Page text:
High savings mean low spending which means low investment which means negative economic growth. Savings intended to protect Japanese in retirement in fact create the crisis that the savers were trying to avoid. The Japanese economic cake is shrinking, which means less on average in future for each Japanese, regardless of their savings.

The question we must ask, and that Krugman certainly does ask, is to what extent are other people behaving in the same way as the Japanese. The answer is that many other nations are; in particular those of western Europe which now have both low birth rates and low rates of immigration. Indeed the country most like Japan is Italy, which has very low birth rates and high savings rates. But it's a common and growing pattern in Europe. Furthermore, Europeans have a deeper historical fear of inflation than do Americans. So their central banks are more likely to be more fearful of monetary expansion (a historical problem in Europe) than of the depressive consequences of their own squirrel-like thrift.

Krugman believes that America, with its more expansive central bank culture and more youthful population (thanks to a large extent to its on-going acceptance of immigration), is less at risk than Europe of following Japan over this economic precipice.

In New Zealand, our situation is much like that of America. Despite official attempts to exhort us to save more, we are a people who like to consume new products as if we were richer than we are. We have taken to such innovations as personal computers and the Internet, for example, at a greater rate than any other country except the USA and Canada, despite our being near the bottom of the OECD in per capita incomes. (In the past, it was the same with just about every household appliance.) Our 92% vote against a compulsory savings scheme in 1997 was a very healthy sign, for us, that "saving for a rainy day" is not too high a priority in our lives.

It is this lack of caution in our income disposal habits that will help us to avoid the severe problems that are likely to befall Europe in the second if not the first decade of the next century. We will of course feel the effects of a decline in the demand for our goods in Europe, just as we felt the effects of a fall in Asian demand. But, just as in the early 1980s, we can grow by finding new markets, including a rediscovery of our domestic market. Furthermore, it is likely that many overseas-resident New Zealander's will return, just as they did in 1983 and 1984, and will add to a sense of optimism.

The fly in the ointment is the 1994 Fiscal Responsibility Act. This is a piece of legislation which more or less requires Government to lead the way as a saver, rather than as a spender. Just as in the late 1920s and early 1930s (when William Downie Stewart was Minister of Finance), an obsession with avoiding budget deficits will tilt New Zealand towards self-inflicted depression. Furthermore, an obsession with creating export markets by reducing the costs faced by New Zealand businesses, and reducing imports by reducing wages and corporate tax rates, is another 1920s' recipe for self-inflicted depression. So is a recurring desire to prop up the exchange rate, whether as a means to suppress inflation, or as a means to display creditworthiness to the international financial community.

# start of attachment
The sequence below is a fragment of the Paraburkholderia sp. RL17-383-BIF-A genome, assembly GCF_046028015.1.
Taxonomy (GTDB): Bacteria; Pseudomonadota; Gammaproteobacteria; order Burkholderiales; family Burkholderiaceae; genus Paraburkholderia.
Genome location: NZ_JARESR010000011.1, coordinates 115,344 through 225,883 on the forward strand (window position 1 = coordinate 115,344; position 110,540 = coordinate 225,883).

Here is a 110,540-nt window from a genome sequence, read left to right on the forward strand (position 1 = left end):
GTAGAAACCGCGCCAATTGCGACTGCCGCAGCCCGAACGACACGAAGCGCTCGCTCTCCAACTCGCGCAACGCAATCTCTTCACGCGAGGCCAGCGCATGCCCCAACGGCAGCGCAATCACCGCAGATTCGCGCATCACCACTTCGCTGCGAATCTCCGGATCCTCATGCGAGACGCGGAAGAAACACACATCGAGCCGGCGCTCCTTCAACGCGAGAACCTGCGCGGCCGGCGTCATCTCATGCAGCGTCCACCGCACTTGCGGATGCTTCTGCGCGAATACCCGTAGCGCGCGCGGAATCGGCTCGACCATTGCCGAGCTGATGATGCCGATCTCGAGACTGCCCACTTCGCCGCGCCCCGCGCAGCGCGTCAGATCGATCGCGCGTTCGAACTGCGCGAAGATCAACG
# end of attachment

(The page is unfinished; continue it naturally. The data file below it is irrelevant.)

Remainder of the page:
When the rest of the world is depressed, a country like New Zealand can only operate its economy at full employment if it rations imports through protective tariffs. Otherwise, the balance of payments constraint will become effective despite high unemployment, or a chronically depreciating exchange rate will prevent local producers from being able to afford imported production inputs.

New Zealand is largely exempt from the depressive cultural forces, such as a high propensity to save, that are endemic in both Asia and Europe. But New Zealand governments and businesses are not exempt from the biggest problem of all; the problem that Paul Krugman identifies as "collective stupidity". This is because there are so many situations in which collective stupidity prevails - eg such things as "fiscal responsibility" as defined in the Fiscal Responsibility Act - are things which are intuitively sensible. It makes sense for individuals to make provision for the possibility of an insecure future. But it makes no sense for whole societies to do so. That makes the insecure future self-fulfilling. We need to plant our acorns; not to hoard them.


Krugman's Title and Abstract:

Can it happen to us [eg USA, Europe]?

Many Westerners assume that Asia's crisis is something specifically Asian. If they worry about it, it is only because they fear that Asia can directly drag the rest of the world economy down. This fear is probably misplaced - despite the progress of globalisation, linkages between economies are weak enough that Western economies can ride out the Asian storm without much damage. The deeper question, however, is whether the return of depression economics in Asia is an omen - whether we can suffer the same fate. And the answer is not too encouraging. In particular, it is all too easy to see how Japan's malaise - brought on by a burst speculative bubble, an ageing population, and a monetary policy hobbled by stable-price orthodoxy - could be replicated in Europe.

Lecture 1: Japan: The Future that didn't work.

Lecture 2: Asia's Great Slump.